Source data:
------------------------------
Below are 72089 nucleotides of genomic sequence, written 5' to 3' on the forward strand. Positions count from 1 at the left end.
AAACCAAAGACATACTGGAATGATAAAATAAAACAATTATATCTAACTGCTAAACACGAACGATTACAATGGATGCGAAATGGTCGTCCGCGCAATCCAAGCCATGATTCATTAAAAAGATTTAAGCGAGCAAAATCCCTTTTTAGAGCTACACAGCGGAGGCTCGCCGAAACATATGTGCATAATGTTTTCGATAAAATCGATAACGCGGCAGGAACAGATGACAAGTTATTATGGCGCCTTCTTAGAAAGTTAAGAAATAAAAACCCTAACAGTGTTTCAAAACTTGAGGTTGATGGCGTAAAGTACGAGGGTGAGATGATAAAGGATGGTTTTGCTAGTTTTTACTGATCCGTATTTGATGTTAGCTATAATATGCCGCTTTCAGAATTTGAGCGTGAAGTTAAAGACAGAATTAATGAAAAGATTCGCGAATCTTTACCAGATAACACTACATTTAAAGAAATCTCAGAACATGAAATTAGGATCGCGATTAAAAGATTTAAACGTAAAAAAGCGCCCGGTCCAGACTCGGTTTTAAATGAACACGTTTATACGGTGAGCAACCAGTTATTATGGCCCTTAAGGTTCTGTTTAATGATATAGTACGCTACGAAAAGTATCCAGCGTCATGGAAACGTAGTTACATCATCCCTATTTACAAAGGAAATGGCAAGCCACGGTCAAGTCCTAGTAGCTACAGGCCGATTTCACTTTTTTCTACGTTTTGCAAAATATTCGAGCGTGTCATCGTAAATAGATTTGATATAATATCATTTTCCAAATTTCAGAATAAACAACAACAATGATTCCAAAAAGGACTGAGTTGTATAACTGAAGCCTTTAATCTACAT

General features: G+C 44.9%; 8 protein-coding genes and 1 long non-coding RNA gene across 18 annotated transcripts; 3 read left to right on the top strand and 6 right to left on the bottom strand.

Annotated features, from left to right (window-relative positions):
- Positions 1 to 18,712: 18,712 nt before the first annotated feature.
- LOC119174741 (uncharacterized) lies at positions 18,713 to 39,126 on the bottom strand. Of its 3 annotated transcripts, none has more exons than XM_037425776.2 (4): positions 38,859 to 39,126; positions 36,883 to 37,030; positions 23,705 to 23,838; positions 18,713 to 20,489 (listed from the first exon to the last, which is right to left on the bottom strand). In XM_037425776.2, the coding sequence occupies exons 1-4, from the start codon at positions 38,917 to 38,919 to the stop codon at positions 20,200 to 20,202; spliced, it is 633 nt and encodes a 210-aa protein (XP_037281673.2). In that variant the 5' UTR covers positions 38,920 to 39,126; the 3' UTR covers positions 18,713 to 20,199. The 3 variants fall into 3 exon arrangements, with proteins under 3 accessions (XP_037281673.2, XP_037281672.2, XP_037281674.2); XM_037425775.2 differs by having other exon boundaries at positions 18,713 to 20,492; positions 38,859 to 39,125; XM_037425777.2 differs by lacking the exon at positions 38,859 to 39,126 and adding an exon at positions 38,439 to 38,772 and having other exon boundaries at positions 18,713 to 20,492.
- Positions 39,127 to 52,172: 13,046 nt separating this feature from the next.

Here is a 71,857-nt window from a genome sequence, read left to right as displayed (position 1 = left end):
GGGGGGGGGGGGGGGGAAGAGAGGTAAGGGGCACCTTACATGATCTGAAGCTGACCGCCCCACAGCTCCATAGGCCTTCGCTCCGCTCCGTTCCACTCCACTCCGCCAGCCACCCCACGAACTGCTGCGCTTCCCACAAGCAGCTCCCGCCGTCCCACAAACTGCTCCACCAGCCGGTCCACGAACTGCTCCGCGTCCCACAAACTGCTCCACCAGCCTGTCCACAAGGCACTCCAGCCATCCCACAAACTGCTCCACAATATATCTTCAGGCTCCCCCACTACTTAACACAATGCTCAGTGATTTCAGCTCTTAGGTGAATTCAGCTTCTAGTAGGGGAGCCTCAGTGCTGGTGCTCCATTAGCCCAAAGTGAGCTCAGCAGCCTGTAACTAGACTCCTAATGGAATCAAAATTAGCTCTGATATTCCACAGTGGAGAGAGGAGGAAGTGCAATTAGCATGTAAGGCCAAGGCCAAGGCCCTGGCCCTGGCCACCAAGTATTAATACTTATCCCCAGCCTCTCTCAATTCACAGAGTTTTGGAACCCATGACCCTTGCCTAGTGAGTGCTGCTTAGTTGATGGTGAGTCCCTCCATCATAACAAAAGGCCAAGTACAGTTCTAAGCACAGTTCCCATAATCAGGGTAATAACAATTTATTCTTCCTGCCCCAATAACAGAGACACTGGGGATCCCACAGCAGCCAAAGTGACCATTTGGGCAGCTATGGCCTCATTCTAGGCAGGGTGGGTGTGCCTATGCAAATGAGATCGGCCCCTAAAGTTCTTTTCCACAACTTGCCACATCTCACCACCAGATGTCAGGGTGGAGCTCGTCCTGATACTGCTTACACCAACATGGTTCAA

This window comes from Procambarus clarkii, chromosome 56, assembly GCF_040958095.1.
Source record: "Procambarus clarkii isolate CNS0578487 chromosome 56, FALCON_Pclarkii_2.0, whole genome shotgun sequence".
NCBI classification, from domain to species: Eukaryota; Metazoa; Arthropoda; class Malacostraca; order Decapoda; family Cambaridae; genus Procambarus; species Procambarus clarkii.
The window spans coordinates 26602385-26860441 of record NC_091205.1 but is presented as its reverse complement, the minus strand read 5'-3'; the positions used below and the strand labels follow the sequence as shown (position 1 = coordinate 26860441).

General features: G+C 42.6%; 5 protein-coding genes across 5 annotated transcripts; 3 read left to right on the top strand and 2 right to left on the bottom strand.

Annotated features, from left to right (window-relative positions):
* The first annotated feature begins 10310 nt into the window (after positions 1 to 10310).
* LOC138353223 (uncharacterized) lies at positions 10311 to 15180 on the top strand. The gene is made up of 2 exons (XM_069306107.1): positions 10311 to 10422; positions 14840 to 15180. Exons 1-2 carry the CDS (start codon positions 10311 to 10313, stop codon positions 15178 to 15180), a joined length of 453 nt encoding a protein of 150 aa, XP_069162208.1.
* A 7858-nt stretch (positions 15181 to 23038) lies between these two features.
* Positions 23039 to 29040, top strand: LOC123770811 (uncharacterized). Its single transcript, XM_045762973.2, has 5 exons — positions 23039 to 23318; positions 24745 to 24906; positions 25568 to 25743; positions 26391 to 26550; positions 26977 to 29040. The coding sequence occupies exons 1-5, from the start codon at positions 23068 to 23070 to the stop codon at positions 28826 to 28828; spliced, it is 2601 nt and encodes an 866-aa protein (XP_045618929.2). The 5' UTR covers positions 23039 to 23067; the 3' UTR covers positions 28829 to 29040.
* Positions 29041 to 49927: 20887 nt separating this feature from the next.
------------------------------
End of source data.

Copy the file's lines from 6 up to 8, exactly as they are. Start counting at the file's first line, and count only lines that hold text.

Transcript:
- LOC119174741 (uncharacterized) lies at positions 18,713 to 39,126 on the bottom strand. Of its 3 annotated transcripts, none has more exons than XM_037425776.2 (4): positions 38,859 to 39,126; positions 36,883 to 37,030; positions 23,705 to 23,838; positions 18,713 to 20,489 (listed from the first exon to the last, which is right to left on the bottom strand). In XM_037425776.2, the coding sequence occupies exons 1-4, from the start codon at positions 38,917 to 38,919 to the stop codon at positions 20,200 to 20,202; spliced, it is 633 nt and encodes a 210-aa protein (XP_037281673.2). In that variant the 5' UTR covers positions 38,920 to 39,126; the 3' UTR covers positions 18,713 to 20,199. The 3 variants fall into 3 exon arrangements, with proteins under 3 accessions (XP_037281673.2, XP_037281672.2, XP_037281674.2); XM_037425775.2 differs by having other exon boundaries at positions 18,713 to 20,492; positions 38,859 to 39,125; XM_037425777.2 differs by lacking the exon at positions 38,859 to 39,126 and adding an exon at positions 38,439 to 38,772 and having other exon boundaries at positions 18,713 to 20,492.
- Positions 39,127 to 52,172: 13,046 nt separating this feature from the next.

Here is a 71,857-nt window from a genome sequence, read left to right as displayed (position 1 = left end):